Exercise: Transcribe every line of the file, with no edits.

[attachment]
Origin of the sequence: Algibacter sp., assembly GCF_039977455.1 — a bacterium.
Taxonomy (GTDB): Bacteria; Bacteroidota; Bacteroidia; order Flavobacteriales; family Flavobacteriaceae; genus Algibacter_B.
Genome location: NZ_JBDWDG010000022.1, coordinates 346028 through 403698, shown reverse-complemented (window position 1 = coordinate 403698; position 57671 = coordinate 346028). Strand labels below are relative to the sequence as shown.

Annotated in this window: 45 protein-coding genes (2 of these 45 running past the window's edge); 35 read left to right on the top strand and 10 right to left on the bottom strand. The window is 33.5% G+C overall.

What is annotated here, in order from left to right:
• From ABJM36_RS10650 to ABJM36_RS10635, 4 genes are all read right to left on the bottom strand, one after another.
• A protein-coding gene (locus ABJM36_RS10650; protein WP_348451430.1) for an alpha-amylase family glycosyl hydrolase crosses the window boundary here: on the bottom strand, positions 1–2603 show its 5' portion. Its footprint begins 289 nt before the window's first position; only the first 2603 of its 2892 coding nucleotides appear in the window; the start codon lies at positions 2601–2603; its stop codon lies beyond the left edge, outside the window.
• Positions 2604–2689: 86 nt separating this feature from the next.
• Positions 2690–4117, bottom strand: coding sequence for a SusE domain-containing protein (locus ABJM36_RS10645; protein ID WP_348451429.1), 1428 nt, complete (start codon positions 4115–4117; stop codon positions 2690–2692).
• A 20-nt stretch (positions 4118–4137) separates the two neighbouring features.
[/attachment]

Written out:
Origin of the sequence: Algibacter sp., assembly GCF_039977455.1 — a bacterium.
Taxonomy (GTDB): Bacteria; Bacteroidota; Bacteroidia; order Flavobacteriales; family Flavobacteriaceae; genus Algibacter_B.
Genome location: NZ_JBDWDG010000022.1, coordinates 346028 through 403698, shown reverse-complemented (window position 1 = coordinate 403698; position 57671 = coordinate 346028). Strand labels below are relative to the sequence as shown.

Annotated in this window: 45 protein-coding genes (2 of these 45 running past the window's edge); 35 read left to right on the top strand and 10 right to left on the bottom strand. The window is 33.5% G+C overall.

What is annotated here, in order from left to right:
• From ABJM36_RS10650 to ABJM36_RS10635, 4 genes are all read right to left on the bottom strand, one after another.
• A protein-coding gene (locus ABJM36_RS10650; protein WP_348451430.1) for an alpha-amylase family glycosyl hydrolase crosses the window boundary here: on the bottom strand, positions 1–2603 show its 5' portion. Its footprint begins 289 nt before the window's first position; only the first 2603 of its 2892 coding nucleotides appear in the window; the start codon lies at positions 2601–2603; its stop codon lies beyond the left edge, outside the window.
• Positions 2604–2689: 86 nt separating this feature from the next.
• Positions 2690–4117, bottom strand: coding sequence for a SusE domain-containing protein (locus ABJM36_RS10645; protein ID WP_348451429.1), 1428 nt, complete (start codon positions 4115–4117; stop codon positions 2690–2692).
• A 20-nt stretch (positions 4118–4137) separates the two neighbouring features.